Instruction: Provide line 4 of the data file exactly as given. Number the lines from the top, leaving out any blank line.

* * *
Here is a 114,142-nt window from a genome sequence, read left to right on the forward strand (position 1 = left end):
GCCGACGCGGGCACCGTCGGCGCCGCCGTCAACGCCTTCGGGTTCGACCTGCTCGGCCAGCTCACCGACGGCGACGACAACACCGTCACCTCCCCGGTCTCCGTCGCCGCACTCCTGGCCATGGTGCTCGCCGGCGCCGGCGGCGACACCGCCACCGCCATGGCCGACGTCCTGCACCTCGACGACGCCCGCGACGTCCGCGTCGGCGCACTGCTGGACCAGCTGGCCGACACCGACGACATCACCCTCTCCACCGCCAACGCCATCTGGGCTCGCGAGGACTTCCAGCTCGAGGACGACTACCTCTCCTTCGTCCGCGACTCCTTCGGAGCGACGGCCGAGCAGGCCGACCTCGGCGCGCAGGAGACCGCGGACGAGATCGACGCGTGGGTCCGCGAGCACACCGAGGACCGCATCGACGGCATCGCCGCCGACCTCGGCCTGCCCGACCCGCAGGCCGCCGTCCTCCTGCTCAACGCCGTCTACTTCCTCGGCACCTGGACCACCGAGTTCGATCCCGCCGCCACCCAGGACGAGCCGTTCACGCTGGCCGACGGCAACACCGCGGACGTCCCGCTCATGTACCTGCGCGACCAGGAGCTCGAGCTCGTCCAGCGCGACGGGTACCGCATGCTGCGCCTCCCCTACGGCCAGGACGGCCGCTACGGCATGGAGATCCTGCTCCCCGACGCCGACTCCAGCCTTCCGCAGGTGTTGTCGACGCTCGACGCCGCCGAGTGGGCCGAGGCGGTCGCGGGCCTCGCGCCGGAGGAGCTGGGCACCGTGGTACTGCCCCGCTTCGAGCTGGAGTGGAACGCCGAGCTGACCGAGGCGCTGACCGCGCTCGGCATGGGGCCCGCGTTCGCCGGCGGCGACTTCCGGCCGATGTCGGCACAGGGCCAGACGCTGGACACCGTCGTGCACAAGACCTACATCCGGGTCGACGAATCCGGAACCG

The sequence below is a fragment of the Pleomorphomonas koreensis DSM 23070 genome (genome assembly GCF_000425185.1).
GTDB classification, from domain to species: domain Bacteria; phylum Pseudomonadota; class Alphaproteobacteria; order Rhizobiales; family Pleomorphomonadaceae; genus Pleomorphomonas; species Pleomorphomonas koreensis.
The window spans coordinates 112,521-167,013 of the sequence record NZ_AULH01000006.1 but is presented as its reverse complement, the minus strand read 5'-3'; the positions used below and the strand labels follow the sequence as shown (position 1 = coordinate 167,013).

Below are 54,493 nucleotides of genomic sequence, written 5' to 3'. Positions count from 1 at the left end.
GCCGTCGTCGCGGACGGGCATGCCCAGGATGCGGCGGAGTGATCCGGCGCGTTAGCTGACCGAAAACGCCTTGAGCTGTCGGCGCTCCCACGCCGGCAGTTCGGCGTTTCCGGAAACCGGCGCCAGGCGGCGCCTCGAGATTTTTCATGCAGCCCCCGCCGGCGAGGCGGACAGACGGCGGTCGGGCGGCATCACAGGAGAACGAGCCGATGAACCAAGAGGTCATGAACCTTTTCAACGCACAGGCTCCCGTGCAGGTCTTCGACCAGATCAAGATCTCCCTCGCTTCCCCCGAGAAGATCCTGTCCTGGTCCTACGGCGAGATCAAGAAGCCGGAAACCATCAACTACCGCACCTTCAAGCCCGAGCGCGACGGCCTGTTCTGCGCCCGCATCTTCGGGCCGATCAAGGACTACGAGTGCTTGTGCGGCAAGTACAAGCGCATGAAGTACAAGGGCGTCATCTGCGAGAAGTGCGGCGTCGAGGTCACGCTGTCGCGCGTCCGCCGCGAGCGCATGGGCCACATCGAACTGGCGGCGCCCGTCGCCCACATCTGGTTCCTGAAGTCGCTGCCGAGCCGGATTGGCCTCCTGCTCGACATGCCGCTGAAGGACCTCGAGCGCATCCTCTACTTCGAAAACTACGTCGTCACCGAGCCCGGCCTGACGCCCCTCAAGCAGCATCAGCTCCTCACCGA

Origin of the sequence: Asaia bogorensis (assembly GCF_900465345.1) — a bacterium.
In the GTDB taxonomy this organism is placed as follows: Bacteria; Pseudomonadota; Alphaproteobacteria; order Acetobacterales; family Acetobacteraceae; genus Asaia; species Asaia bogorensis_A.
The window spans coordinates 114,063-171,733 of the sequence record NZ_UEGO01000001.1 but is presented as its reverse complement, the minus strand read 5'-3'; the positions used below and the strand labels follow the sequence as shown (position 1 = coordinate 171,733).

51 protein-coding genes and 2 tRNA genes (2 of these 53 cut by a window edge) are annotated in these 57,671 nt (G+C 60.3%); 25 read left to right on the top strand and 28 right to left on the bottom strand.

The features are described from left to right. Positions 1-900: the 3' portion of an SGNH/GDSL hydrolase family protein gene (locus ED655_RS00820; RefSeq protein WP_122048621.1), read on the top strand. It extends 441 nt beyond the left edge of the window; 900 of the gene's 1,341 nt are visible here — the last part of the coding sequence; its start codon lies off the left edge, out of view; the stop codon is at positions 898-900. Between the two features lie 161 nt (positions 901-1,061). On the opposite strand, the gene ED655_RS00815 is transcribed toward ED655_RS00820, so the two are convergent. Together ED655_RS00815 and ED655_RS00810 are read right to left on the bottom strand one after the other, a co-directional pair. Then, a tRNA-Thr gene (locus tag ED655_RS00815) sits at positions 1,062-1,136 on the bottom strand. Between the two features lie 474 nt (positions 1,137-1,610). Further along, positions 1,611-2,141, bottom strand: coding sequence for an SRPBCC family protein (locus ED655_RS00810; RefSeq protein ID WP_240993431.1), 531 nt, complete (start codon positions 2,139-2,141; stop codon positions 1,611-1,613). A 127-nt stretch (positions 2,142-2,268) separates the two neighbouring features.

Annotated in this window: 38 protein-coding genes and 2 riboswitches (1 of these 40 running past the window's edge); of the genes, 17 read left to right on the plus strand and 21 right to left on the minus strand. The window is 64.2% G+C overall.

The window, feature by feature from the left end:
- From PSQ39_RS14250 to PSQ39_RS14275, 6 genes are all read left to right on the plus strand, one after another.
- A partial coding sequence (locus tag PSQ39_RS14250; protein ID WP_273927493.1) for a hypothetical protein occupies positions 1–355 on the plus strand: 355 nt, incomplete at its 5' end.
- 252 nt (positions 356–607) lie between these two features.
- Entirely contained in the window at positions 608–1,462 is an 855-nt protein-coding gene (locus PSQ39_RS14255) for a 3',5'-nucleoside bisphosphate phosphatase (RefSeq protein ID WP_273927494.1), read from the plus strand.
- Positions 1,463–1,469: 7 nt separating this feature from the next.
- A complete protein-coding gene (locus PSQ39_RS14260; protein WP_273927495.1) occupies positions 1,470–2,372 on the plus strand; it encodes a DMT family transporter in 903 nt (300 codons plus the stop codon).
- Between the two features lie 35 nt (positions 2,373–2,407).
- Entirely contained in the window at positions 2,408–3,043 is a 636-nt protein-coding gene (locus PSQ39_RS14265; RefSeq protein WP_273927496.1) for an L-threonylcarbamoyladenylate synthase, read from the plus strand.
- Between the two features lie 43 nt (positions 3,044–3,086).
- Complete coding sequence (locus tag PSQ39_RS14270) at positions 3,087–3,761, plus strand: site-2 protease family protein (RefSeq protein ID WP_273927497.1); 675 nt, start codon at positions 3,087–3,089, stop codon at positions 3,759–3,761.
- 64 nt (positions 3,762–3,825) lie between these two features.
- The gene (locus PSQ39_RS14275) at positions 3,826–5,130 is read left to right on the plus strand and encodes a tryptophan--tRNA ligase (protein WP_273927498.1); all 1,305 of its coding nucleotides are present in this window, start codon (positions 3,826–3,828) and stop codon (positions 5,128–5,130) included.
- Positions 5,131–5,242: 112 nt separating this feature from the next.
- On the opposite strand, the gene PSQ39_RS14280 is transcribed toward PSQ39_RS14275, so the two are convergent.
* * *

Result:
GTDB classification, from domain to species: domain Bacteria; phylum Pseudomonadota; class Alphaproteobacteria; order Rhizobiales; family Pleomorphomonadaceae; genus Pleomorphomonas; species Pleomorphomonas koreensis.